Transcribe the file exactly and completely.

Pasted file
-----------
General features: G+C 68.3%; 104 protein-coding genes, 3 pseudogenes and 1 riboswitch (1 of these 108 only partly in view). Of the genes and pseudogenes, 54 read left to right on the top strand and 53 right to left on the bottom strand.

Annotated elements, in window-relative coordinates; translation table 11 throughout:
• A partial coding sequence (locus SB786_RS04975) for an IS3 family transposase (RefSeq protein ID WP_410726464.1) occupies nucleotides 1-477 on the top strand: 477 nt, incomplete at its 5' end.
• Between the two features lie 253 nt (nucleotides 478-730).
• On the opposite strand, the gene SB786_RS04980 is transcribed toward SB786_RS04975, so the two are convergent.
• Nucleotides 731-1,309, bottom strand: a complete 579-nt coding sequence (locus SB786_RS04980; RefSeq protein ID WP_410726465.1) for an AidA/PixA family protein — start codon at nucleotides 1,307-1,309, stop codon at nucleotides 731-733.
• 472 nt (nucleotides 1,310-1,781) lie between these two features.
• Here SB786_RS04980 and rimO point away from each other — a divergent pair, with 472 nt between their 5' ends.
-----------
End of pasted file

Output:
General features: G+C 68.3%; 104 protein-coding genes, 3 pseudogenes and 1 riboswitch (1 of these 108 only partly in view). Of the genes and pseudogenes, 54 read left to right on the top strand and 53 right to left on the bottom strand.

Annotated elements, in window-relative coordinates; translation table 11 throughout:
• A partial coding sequence (locus SB786_RS04975) for an IS3 family transposase (RefSeq protein ID WP_410726464.1) occupies nucleotides 1-477 on the top strand: 477 nt, incomplete at its 5' end.
• Between the two features lie 253 nt (nucleotides 478-730).
• On the opposite strand, the gene SB786_RS04980 is transcribed toward SB786_RS04975, so the two are convergent.
• Nucleotides 731-1,309, bottom strand: a complete 579-nt coding sequence (locus SB786_RS04980; RefSeq protein ID WP_410726465.1) for an AidA/PixA family protein — start codon at nucleotides 1,307-1,309, stop codon at nucleotides 731-733.
• 472 nt (nucleotides 1,310-1,781) lie between these two features.
• Here SB786_RS04980 and rimO point away from each other — a divergent pair, with 472 nt between their 5' ends.